Here’s a quick explainer of how an IEP is different than a 504 plan.

An IEP is not the same as a 504 plan. An IEP stands for an individualized education plan. A child must qualify for an IEP in order to receive one. That qualification depends on a child’s diagnosis. When compared to a 504 plan, an IEP tends to cover more contributing factors and diagnosis than a 504 plan does.  

We often see, when we’re doing our parent sessions at CommuniCamp, parents say, “I tried to qualify for an IEP but I wasn’t able to get one and was given a 504 instead.” This is mostly because some states qualify a child with Selective Mutism (SM) for an IEP while some do not.  

In order to receive an IEP, a child must show that their disability is impeding their ability to participate in the school curriculum.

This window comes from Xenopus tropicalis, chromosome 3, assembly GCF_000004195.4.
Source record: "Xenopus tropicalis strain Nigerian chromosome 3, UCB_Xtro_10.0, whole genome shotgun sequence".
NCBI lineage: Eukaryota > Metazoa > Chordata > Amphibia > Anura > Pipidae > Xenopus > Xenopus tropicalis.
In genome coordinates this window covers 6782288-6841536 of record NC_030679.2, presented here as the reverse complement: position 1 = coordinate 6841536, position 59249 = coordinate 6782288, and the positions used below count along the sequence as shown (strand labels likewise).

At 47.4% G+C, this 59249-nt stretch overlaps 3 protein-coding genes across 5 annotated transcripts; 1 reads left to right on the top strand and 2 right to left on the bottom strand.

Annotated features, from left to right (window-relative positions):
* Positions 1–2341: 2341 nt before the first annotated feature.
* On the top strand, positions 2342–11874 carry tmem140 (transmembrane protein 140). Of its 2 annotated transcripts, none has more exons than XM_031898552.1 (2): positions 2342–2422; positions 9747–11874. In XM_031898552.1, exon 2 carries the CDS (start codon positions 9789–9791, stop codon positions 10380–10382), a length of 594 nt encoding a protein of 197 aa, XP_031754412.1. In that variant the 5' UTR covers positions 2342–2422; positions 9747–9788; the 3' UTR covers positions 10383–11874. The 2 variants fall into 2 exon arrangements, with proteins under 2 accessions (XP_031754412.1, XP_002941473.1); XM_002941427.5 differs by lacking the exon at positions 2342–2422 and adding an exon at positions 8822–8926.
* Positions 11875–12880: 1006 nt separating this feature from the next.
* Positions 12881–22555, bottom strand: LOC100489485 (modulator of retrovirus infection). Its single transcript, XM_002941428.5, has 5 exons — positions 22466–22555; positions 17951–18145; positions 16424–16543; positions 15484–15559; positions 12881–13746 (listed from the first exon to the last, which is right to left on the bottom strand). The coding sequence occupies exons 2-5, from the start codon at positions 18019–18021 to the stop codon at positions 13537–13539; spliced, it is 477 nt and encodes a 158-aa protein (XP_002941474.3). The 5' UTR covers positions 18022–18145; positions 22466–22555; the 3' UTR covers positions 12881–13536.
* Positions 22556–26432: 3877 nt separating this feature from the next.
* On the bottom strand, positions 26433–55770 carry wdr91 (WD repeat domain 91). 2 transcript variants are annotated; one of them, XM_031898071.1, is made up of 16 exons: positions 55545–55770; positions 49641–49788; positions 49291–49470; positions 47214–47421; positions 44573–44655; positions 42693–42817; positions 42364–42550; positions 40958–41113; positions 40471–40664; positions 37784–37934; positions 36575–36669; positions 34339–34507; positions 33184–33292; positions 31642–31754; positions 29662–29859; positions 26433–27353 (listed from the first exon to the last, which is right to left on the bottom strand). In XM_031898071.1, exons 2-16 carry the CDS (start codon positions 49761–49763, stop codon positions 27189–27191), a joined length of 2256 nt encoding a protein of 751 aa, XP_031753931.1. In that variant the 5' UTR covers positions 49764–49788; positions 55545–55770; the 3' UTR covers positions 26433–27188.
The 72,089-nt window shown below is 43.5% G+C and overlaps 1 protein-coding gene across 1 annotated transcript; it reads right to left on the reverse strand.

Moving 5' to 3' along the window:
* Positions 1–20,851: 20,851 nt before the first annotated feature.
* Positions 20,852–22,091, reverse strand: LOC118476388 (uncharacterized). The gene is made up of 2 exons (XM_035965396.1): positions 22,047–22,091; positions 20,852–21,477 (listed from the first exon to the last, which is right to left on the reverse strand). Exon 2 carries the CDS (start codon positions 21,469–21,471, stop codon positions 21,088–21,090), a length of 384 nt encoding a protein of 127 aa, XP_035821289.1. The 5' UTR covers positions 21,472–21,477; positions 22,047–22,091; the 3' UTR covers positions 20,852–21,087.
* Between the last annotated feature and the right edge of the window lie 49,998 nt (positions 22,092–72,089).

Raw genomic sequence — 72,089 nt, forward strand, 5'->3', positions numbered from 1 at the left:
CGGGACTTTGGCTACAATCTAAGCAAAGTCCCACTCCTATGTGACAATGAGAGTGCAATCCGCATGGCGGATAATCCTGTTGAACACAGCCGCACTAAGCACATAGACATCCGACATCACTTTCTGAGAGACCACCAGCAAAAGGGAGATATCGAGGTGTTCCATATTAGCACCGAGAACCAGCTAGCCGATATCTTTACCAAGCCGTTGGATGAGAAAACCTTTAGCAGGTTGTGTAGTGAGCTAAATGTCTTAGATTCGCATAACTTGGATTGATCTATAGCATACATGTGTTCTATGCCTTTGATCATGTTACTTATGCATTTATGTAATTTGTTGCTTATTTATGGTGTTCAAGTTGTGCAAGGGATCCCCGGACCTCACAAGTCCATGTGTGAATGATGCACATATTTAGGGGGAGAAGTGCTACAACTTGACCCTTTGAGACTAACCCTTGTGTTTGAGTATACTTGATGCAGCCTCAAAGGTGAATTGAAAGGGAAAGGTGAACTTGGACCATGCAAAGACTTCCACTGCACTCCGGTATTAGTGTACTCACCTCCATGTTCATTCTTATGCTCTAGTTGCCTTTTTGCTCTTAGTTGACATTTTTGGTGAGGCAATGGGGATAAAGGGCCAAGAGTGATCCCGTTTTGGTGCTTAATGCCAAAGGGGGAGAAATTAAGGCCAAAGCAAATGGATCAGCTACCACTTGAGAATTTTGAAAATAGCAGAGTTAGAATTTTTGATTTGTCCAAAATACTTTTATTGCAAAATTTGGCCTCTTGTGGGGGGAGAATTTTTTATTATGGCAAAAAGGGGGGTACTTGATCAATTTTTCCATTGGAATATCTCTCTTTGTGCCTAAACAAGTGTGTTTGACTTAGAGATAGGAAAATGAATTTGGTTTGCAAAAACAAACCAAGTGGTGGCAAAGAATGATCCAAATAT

Think about a child with a speech and language disorder. They may need accommodations put in place, such as retelling of directions – to help them complete assignments. They might need tasks broken down into smaller steps.  

Children with SM often qualify for an IEP when they have an additional diagnosis to present to the school. Oftentimes, we see a child with SM who also has a combination of sensory processing disorders, learning disorder, speech and language disorders and more. These children usually qualify for an IEP. 

When a child does qualify for an IEP, the curriculum needs to be specialized for their specific needs. The child’s school district will carry out testing in an effort to uncover the child’s strengths and weaknesses. The school will take the areas of weakness and create specialized instructions for their teacher to implement.  

An IEP usually falls under the Individuals with Disabilities Act (IDEA). What we typically look for at the SMart Center when talking to families is what we call the “WHYs of SM.” Why does this child have SM?